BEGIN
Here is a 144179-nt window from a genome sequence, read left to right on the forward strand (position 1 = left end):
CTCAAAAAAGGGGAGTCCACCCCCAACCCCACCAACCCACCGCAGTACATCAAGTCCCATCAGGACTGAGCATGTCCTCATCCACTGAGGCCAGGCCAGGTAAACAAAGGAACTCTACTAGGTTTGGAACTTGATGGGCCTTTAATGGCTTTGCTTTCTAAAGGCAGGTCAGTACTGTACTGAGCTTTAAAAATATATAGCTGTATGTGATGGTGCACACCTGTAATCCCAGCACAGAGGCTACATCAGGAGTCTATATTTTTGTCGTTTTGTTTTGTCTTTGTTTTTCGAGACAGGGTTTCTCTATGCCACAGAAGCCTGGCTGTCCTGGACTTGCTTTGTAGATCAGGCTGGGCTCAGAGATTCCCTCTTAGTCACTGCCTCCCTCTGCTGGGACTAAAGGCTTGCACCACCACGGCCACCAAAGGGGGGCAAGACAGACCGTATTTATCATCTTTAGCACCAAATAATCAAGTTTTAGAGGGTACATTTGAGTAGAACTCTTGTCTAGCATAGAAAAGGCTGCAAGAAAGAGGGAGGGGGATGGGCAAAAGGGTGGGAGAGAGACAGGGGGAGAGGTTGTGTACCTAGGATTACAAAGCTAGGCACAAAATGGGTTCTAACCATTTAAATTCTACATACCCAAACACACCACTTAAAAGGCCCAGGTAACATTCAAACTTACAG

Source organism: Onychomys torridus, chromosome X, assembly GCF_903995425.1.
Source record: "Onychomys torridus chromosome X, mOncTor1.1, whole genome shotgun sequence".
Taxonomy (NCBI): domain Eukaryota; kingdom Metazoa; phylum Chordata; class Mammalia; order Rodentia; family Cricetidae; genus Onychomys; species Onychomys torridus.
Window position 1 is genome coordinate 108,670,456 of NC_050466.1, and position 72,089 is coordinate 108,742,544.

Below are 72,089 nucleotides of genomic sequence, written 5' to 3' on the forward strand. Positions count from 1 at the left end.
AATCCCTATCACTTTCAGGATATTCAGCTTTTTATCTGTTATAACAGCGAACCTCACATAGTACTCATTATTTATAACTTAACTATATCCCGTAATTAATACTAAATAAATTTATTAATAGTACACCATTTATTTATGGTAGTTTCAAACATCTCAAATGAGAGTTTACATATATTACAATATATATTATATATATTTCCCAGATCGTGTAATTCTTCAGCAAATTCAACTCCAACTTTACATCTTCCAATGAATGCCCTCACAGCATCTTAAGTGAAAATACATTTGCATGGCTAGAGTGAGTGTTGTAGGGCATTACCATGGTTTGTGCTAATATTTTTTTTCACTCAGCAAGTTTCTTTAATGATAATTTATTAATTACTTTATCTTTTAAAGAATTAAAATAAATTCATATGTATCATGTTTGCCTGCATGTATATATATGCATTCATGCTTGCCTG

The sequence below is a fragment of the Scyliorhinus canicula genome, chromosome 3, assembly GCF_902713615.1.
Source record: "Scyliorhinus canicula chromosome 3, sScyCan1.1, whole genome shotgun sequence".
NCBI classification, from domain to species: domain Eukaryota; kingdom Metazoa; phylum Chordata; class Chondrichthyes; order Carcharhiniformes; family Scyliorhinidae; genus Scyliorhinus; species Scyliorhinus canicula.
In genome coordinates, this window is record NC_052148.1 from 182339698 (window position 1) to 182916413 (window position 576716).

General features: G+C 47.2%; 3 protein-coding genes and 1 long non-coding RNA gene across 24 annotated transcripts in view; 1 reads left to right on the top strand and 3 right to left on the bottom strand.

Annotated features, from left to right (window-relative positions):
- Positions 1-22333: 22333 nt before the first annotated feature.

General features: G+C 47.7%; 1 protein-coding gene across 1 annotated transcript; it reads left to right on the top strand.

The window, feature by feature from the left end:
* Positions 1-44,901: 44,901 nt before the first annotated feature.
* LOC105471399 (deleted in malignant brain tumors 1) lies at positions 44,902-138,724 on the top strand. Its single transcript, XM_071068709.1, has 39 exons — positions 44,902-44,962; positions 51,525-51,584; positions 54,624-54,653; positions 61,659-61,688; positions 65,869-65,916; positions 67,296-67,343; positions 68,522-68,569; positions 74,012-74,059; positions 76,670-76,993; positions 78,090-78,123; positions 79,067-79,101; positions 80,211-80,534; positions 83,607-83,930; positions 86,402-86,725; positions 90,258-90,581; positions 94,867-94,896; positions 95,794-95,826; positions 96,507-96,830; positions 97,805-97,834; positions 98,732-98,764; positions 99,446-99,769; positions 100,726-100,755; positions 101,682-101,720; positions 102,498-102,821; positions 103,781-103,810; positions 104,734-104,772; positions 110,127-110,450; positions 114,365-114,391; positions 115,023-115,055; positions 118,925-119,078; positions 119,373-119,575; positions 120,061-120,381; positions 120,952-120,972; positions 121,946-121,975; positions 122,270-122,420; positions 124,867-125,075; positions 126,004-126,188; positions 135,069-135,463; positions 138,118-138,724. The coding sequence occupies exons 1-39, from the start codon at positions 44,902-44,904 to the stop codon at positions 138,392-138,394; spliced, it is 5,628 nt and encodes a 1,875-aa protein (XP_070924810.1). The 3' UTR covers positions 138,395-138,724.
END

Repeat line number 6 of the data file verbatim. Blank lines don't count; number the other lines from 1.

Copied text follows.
Window position 1 is genome coordinate 108,670,456 of NC_050466.1, and position 72,089 is coordinate 108,742,544.